Abstract: In the face of rapid global urbanization and mounting pressures on food and water resources, reimagining municipal wastewater as a valuable resource rather than mere waste becomes imperative. This presentation emphasizes the significance of harnessing membrane-based processes to extract vital nutrients and resources from municipal wastewater, thereby fostering urban Controlled Environment Agriculture (CEA) and bolstering food security. Through the synergistic use of MBRs, nanofiltration, and reverse osmosis, nutrient recovery capabilities are maximized as contaminants are selectively removed, and nutrient concentrations are obtained from wastewater. The treated effluents, ideally suited for hydroponic systems, facilitate efficient and sustainable food production. To enhance the selectivity of nanofiltration membranes, various synthesis techniques have been employed to elevate solute-solute (nutrients and contaminants) separation performance. Additionally, we have developed a machine learning approach to revolutionize novel membrane design, circumventing the labor-intensive trial-and-error approach for future selective membrane fabrication. In the context of CEA for food production, we have integrated both robotics and digital twin modeling to immense potential in predicting plant productivity and nutritional content. By harnessing these cutting-edge technologies, CEA systems can be optimized, resulting in increased yield and nutrient-rich produce. In summary, integrating membrane-based processes with urban CEA practices presents an opportunity for cities to build resilience against food crises, reduce environmental impacts, and embrace circular economy principles that encourage self-sufficiency and sustainable development within urban landscapes. The adoption of these innovative practices not only addresses the pressing challenges of resource scarcity but also paves the way for a greener, more sustainable future.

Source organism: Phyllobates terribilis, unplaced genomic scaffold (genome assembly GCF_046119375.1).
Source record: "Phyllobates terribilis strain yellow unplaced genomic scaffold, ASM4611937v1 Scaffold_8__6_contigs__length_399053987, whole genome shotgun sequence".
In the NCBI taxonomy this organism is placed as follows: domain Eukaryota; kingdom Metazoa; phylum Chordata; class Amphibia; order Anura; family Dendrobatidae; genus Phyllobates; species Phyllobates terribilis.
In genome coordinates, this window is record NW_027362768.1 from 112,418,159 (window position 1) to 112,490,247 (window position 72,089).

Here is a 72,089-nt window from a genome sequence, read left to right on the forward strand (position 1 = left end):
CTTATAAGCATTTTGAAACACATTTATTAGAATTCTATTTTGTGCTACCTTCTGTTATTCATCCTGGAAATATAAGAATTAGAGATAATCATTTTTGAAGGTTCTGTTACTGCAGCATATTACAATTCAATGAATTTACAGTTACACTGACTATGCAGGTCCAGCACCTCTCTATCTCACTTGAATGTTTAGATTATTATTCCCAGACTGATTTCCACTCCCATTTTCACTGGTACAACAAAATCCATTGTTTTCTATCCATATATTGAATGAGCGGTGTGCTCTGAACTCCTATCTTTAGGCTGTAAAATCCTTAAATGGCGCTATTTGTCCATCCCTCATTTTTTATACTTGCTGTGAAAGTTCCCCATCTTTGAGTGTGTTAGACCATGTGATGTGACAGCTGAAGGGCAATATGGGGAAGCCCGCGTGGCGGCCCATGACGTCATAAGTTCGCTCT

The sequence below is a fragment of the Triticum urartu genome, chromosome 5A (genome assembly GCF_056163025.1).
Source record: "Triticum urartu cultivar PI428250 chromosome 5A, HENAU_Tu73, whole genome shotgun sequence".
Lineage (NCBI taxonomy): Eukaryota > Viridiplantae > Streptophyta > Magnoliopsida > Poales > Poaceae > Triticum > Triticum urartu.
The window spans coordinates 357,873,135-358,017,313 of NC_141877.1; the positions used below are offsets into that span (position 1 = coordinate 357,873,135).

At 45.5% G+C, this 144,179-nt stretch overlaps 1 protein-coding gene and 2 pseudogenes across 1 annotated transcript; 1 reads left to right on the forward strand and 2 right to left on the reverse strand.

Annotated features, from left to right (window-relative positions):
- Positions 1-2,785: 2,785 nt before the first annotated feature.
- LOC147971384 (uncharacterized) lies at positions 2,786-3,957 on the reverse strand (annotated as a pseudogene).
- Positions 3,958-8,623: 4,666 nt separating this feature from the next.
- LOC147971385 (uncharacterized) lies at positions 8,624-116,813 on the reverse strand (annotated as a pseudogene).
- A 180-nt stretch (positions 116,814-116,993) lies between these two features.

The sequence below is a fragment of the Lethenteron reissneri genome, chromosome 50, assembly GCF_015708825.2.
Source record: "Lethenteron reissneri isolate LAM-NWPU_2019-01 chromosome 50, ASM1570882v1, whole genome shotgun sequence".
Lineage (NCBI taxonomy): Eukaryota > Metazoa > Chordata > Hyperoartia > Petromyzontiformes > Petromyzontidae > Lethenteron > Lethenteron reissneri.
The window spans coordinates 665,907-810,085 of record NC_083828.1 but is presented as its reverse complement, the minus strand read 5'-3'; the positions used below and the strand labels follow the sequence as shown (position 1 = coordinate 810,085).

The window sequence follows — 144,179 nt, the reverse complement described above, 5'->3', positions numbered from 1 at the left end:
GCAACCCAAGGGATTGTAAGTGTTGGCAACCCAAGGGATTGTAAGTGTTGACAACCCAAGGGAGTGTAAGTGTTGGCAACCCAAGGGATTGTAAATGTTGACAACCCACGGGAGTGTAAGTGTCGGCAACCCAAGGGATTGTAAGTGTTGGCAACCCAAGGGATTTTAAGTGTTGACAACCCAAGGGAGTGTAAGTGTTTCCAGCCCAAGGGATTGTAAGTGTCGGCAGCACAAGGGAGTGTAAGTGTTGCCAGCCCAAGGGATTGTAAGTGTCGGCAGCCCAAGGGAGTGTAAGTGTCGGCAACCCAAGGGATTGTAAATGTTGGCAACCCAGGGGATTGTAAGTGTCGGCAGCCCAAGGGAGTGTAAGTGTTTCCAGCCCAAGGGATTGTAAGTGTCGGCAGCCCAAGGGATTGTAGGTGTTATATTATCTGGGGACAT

Bio: Dr. Yongsheng Chen is the Bonnie W. and Charles W. Moorman IV Professor in the School of Civil and Environmental Engineering at Georgia Institute of Technology and the Director of Nutrients Energy Water Center for AgTech. Professor Chen joined Georgia Institute of Technology in 2009. Professor Chen’s research interests include environmental nanotechnology, membrane technology for sustainable energy and nutrients recovery, the Food-Energy-Water Nexus, and machine learning for sustainable membrane material screening, system integration, and process optimization. He has served as PI/Co-PI on sponsored research projects totaling more than $41M, of which, $18.5M has been, or is being, spent in his laboratory. He has over 206 published research articles. He has received numerous accolades, including the CAPEES/Nanova Lifetime Achievement Award, the American Chemical Society Editor’s Award, the Georgia Institute of Technology’s Sustained Research Award and Multidisciplinary Research Award, Sigma Xi Best Ph.D. Student Dissertation Advisor Award, and AEESP Outstanding Ph.D. Student Advisor Award. His work has been recognized by more than 20 national and international media outlets including Forbes, C&EN, AEESP, The Atlanta Journal-Constitution (AJC), and Water Environment Federation.